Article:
True Happiness Begins with Virtue

     The Virtues are the keys to the Kingdom of Heaven.  When we obtain the virtues through our own efforts and desires, we begin the process of becoming like God.

The Church has divided the virtues into two classifications:

  1. The Human Virtues, which are called the Cardinal Virtues.
  2. The Theological Virtues.
There are four Cardinal Virtues:
  1. Prudence
  2. Justice
  3. Fortitude
  4. Temperance
Prudence is our ability to determine true good in every circumstance and to choose the right means of obtaining it.  Prudence is right reason in action.  It guides the judgment of conscience.  It guides the other virtues and gives us the ability to apply moral principles to achieve good and avoid evil.

Justice is the firm moral desire to give God and neighbor their just due.  Justice toward God is called the Virtue of Religion.  Justice toward men requires us to respect the rights of others and to establish relationships with them that promotes the common good.  The just person is distinguished by habitual right thinking and uprightness toward one's neighbor at all times.

As the Bible has says: Col 4:1 - "Masters, treat your slaves justly and fairly, knowing that you have a master in heaven."  This applies to all individuals in their treatment towards others.

Your place in eternity (Heaven/Purgatory or Hell) will be determined in how well you learn this virtue.

Fortitude is the moral virtue that gives one the inner strength and firmness in difficulties to continue the pursuit of the common good.

It gives us the strength to resist temptations and to over-come obstacles in one's moral life.  It enables one to conquer fear, even fear of death, and to face persecution.  It gives one the ability to sacrifice one's life in defending a just cause, as so many Saints and religious have done, which spreads the faith.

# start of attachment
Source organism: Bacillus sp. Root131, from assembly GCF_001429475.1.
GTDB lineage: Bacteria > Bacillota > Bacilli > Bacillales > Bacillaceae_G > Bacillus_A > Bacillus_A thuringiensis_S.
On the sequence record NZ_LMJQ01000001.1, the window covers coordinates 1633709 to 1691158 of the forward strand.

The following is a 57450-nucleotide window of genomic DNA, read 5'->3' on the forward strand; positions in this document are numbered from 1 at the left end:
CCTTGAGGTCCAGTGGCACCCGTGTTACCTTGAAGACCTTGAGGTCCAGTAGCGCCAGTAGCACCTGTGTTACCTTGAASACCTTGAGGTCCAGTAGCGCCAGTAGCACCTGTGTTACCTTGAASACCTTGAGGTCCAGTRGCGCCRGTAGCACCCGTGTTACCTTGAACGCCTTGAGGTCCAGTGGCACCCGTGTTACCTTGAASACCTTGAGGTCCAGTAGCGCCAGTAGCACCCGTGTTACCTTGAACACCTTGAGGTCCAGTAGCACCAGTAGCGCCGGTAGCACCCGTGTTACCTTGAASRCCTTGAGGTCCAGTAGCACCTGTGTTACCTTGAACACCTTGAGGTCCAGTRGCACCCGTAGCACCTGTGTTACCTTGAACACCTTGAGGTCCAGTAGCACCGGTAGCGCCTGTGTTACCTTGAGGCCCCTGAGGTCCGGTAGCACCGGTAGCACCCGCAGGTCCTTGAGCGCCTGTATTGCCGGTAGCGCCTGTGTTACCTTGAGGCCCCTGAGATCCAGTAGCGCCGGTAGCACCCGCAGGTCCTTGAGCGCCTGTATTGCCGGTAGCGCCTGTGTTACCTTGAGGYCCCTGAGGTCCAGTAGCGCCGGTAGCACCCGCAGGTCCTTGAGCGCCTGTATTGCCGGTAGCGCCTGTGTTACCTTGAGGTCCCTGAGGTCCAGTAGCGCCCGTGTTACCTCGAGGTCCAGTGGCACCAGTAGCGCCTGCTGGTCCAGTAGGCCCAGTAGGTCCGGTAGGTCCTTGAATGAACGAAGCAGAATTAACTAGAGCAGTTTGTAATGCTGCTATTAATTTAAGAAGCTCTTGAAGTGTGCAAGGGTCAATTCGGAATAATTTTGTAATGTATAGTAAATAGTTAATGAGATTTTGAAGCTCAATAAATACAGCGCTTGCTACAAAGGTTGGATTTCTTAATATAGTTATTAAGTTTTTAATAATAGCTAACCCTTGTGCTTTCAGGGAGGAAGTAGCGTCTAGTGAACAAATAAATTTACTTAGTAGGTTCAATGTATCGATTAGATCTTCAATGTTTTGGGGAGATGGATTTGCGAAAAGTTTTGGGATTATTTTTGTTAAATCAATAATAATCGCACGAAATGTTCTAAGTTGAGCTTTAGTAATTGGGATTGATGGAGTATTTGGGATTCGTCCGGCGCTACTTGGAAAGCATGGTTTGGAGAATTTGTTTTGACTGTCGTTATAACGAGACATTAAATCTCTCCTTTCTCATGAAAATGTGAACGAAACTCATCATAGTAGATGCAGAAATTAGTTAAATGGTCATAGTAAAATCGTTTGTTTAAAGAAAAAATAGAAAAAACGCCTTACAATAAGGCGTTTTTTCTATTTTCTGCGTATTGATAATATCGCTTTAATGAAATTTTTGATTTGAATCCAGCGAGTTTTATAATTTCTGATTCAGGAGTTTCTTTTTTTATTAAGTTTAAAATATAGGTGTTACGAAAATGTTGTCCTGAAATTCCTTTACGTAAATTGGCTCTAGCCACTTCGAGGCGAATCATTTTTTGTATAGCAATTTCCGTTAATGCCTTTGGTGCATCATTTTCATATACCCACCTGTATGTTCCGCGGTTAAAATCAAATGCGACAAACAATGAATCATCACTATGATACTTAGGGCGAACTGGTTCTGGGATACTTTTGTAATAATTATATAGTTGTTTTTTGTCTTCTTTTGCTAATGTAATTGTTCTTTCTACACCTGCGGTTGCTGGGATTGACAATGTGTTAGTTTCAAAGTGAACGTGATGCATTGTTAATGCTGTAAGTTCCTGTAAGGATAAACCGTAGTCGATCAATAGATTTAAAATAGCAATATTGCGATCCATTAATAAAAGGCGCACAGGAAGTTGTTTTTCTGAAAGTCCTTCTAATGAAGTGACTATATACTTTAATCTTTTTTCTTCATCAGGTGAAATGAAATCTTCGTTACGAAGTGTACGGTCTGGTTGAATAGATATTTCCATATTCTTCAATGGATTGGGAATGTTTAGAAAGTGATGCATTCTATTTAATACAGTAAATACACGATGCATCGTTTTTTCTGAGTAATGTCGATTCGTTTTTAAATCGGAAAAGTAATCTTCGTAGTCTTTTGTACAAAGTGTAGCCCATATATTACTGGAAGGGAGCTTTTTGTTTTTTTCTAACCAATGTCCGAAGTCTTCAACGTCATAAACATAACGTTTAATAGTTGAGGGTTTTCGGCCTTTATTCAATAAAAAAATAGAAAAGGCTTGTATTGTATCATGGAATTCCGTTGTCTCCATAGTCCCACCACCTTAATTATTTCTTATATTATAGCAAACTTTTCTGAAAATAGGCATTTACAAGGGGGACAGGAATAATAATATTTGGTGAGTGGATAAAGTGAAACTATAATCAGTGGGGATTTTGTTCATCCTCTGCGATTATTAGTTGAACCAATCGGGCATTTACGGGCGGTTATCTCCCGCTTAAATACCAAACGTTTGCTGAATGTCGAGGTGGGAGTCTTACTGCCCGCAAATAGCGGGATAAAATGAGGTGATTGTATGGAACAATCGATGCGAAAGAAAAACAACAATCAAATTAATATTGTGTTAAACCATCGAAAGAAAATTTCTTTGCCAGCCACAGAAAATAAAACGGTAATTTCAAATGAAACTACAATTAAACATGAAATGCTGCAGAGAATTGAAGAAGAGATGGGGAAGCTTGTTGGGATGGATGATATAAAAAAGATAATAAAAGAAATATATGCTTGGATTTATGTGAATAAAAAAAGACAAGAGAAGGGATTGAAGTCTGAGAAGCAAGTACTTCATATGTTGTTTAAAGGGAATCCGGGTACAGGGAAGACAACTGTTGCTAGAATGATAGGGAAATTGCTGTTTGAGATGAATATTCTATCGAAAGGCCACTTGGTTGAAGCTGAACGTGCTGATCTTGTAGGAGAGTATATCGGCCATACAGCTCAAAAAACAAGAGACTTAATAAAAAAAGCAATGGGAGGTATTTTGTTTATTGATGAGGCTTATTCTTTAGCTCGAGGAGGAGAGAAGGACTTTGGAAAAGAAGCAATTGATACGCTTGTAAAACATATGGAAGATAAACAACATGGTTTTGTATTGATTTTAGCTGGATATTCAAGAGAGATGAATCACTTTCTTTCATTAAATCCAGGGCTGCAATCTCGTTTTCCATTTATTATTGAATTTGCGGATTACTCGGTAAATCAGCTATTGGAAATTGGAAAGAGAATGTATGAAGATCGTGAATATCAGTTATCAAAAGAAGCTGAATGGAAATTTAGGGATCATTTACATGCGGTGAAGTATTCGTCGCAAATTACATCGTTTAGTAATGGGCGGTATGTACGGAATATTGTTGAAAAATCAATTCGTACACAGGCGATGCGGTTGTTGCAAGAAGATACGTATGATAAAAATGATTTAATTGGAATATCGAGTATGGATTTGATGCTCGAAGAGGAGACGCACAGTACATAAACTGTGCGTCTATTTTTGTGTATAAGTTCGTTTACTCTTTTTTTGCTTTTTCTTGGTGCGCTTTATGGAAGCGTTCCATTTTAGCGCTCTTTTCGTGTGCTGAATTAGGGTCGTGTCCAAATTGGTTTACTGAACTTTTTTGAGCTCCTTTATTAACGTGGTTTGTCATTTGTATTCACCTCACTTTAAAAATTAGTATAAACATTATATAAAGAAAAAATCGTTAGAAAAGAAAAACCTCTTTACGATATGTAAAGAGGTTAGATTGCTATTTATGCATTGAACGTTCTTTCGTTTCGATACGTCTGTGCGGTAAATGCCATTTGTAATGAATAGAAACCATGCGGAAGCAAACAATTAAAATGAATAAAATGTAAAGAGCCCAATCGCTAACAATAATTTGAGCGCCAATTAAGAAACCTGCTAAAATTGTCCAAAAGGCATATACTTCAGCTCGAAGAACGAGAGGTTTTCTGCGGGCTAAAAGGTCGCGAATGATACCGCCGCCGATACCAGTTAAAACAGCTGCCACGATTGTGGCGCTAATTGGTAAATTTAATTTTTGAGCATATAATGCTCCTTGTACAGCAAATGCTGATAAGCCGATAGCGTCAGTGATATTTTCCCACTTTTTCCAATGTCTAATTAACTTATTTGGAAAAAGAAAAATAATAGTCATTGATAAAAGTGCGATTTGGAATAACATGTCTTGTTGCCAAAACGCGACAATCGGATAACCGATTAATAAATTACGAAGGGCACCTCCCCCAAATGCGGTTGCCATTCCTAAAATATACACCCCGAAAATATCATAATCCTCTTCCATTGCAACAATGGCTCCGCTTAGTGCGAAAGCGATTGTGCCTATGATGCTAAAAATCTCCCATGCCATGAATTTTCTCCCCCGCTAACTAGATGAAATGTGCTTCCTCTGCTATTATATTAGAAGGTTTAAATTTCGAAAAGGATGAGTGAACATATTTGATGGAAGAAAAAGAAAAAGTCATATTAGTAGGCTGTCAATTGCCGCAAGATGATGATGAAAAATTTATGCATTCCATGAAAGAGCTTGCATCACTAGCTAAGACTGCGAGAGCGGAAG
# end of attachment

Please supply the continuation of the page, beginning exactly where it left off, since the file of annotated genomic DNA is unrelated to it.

Temperance is the moral virtue that provides balance in the attraction of worldly goods and pleasures.  By control over one's instincts, you can keep desires within honorable limits.  A temperate person directs his desires, which come from the heart and not from earthly temptations, toward what is good.

To live well is nothing other than to love God with all one's heart and with all one's soul and with all one's effort. (Catechism of the Catholic Church)

The Theological Virtues

Faith is the theological virtue by which one believes in God and all that He has revealed to us, by what He has said and through His Holy Church.

By faith, one must totally and freely commit their entire self to God.  Those with true faith prove this through works of charity.  Service and witnessing to Christ and to the One True Church are necessary for salvation.

Hope is the theological virtue in which we totally desire the Kingdom of Heaven and an eternal life of happiness with God.  We know that this will be our gift by loving, honoring and serving God.

Heaven is obtainable, not by our own strength, but by the help and grace of the Holy Spirit.  Hope keeps one from discouragement and sustains us during times of abandonment.  Buoyed up by hope, we are preserved from selfishness and led to happiness.

Christian hope begins with Jesus preaching the Beatitudes.  This is the weapon that protects us in the struggle for salvation.

Charity is the theological virtue by which we love God above all things for His sake, and our neighbor as ourselves for the love of God.  Jesus makes charity the new commandment, the fullness of The Law.

It is the foundation of the other virtues.  It is the bond of perfection.  If I have not charity, I have nothing and I gain nothing.  With charity, I have life and inspiration.

God's loving gifts are Faith, Hope and Charity.  The greatest of these is Charity.  The fruits of charity are joy, peace and mercy.  It is friendship and communion.
The Gifts of the Holy Spirit
  1. Wisdom
  2. Understanding
  3. Counsel
  4. Fortitude
  5. Knowledge
  6. Piety
  7. Fear of the Lord

They complete and perfect the virtues of those who receive them.

The Holy Catholic Church lists twelve fruits of the Holy Spirit.  They are charity, joy, peace, patience, kindness, goodness, generosity, gentleness, faithfulness, modesty, self-control and chastity.